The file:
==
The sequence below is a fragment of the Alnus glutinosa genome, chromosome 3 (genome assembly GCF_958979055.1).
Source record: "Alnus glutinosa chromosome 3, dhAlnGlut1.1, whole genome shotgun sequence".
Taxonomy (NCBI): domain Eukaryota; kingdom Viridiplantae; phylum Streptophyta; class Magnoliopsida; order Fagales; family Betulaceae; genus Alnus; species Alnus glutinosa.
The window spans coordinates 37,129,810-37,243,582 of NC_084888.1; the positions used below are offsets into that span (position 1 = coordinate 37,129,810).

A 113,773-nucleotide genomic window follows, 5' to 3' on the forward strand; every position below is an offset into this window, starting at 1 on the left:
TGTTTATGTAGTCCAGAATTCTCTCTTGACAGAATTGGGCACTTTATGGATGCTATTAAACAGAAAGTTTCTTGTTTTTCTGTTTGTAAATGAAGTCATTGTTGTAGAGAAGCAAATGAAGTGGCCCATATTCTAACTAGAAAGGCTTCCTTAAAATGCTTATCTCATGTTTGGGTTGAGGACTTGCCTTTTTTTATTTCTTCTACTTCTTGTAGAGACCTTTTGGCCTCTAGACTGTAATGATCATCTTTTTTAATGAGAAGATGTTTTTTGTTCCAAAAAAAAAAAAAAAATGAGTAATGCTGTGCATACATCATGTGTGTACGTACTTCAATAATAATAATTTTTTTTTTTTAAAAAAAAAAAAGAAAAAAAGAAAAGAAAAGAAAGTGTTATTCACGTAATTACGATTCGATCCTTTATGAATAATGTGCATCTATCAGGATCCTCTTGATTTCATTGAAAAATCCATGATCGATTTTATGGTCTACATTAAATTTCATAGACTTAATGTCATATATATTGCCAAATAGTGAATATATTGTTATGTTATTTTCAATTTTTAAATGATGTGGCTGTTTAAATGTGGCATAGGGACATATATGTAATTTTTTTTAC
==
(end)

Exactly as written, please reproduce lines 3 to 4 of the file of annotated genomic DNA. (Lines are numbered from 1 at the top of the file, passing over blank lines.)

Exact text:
Taxonomy (NCBI): domain Eukaryota; kingdom Viridiplantae; phylum Streptophyta; class Magnoliopsida; order Fagales; family Betulaceae; genus Alnus; species Alnus glutinosa.
The window spans coordinates 37,129,810-37,243,582 of NC_084888.1; the positions used below are offsets into that span (position 1 = coordinate 37,129,810).